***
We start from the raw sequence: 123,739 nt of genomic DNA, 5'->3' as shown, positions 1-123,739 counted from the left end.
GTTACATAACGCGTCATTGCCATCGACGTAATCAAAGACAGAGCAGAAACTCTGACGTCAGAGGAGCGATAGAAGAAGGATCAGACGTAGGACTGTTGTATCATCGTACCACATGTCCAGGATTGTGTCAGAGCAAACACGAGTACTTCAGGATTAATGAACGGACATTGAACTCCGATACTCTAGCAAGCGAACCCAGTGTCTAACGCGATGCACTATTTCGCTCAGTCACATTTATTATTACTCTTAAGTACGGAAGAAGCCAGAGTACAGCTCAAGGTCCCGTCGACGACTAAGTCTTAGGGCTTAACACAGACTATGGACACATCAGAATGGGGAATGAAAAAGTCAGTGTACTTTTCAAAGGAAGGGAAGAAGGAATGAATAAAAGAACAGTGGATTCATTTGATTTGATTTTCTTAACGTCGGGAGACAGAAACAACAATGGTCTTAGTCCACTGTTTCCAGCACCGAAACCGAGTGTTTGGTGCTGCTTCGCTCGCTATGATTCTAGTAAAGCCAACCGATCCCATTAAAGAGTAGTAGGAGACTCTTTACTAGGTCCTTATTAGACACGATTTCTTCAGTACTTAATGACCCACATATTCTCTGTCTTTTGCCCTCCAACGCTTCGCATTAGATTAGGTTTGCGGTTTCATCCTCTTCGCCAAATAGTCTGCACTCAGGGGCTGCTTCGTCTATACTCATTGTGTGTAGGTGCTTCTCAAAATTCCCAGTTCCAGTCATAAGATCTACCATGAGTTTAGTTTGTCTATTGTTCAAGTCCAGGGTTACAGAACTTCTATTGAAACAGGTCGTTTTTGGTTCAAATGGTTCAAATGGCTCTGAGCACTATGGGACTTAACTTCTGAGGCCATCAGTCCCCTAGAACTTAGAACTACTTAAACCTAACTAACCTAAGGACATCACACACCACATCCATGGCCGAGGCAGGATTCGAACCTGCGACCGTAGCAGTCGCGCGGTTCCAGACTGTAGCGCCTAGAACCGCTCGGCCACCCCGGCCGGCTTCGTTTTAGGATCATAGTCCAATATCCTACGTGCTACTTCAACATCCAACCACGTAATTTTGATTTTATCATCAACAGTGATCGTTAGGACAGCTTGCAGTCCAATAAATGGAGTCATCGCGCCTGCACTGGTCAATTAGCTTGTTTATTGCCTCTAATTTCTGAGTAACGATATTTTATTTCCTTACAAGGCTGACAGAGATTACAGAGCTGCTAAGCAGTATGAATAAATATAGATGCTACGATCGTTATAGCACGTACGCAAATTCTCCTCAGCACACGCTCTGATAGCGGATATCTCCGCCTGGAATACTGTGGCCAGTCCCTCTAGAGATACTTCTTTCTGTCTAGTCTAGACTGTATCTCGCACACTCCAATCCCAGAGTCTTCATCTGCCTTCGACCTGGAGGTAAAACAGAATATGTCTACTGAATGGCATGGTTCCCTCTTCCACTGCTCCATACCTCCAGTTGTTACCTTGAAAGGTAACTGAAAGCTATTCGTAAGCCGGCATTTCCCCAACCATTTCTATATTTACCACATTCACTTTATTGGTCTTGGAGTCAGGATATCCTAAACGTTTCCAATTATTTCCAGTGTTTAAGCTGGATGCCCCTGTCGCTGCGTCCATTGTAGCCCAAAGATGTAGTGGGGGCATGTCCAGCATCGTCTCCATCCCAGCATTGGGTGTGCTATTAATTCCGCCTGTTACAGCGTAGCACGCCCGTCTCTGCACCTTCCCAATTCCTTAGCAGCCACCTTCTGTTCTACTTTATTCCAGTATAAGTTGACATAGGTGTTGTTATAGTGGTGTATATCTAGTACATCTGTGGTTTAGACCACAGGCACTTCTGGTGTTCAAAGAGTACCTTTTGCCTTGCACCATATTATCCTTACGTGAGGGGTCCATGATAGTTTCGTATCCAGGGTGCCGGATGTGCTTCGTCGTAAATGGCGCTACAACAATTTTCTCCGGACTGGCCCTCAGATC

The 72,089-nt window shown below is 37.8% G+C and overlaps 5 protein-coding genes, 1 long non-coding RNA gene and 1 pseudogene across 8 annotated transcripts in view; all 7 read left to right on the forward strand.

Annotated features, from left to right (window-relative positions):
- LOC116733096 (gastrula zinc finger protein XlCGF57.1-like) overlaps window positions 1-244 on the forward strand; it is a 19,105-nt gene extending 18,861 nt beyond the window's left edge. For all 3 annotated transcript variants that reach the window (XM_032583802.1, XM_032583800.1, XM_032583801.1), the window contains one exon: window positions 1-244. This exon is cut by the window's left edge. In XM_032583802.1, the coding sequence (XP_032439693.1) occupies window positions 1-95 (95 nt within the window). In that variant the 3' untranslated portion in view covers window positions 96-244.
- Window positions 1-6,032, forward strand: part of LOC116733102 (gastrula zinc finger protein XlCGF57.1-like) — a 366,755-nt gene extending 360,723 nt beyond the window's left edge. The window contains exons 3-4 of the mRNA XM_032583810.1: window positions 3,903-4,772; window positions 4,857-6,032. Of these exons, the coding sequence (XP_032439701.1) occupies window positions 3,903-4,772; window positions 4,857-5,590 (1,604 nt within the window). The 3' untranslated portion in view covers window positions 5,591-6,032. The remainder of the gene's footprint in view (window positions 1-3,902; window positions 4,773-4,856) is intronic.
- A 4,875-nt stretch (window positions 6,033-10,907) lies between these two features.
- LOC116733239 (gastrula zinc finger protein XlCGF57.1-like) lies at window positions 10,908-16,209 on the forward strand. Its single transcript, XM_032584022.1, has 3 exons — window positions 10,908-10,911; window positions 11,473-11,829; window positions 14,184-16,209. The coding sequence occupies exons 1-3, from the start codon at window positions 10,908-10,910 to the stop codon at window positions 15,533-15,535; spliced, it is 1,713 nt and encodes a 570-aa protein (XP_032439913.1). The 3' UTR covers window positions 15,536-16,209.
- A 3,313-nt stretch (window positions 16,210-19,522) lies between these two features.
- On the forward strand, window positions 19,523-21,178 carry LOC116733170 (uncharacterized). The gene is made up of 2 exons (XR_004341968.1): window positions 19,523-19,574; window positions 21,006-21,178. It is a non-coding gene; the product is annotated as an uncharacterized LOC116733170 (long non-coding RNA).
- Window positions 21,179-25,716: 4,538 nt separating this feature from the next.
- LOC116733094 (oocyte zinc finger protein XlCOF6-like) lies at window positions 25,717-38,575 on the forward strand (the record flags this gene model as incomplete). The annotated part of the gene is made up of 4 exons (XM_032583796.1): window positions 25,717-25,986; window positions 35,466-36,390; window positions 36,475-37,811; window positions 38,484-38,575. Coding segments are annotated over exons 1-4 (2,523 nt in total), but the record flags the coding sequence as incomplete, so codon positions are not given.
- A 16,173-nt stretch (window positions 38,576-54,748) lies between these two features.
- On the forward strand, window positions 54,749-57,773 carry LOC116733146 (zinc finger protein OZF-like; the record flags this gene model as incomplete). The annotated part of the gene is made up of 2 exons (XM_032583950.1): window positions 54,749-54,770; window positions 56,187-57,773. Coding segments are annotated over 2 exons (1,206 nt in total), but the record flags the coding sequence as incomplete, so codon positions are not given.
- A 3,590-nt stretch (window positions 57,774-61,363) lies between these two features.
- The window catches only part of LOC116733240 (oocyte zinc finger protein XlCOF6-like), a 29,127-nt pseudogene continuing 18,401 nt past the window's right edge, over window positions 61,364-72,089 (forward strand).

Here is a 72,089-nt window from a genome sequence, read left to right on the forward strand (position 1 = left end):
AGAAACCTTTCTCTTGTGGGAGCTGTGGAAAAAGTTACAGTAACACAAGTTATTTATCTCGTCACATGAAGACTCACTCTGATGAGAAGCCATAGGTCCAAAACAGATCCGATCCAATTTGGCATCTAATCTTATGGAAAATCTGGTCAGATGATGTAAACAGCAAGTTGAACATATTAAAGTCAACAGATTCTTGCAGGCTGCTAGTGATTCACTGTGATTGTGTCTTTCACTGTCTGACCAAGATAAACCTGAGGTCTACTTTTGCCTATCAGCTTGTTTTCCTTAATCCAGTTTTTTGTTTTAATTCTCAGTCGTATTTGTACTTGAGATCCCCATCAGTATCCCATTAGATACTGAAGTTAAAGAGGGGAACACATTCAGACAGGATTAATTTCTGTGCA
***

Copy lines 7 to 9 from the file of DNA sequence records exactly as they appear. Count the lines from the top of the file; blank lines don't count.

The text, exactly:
- A 4,875-nt stretch (window positions 6,033-10,907) lies between these two features.
- LOC116733239 (gastrula zinc finger protein XlCGF57.1-like) lies at window positions 10,908-16,209 on the forward strand. Its single transcript, XM_032584022.1, has 3 exons — window positions 10,908-10,911; window positions 11,473-11,829; window positions 14,184-16,209. The coding sequence occupies exons 1-3, from the start codon at window positions 10,908-10,910 to the stop codon at window positions 15,533-15,535; spliced, it is 1,713 nt and encodes a 570-aa protein (XP_032439913.1). The 3' UTR covers window positions 15,536-16,209.
- A 3,313-nt stretch (window positions 16,210-19,522) lies between these two features.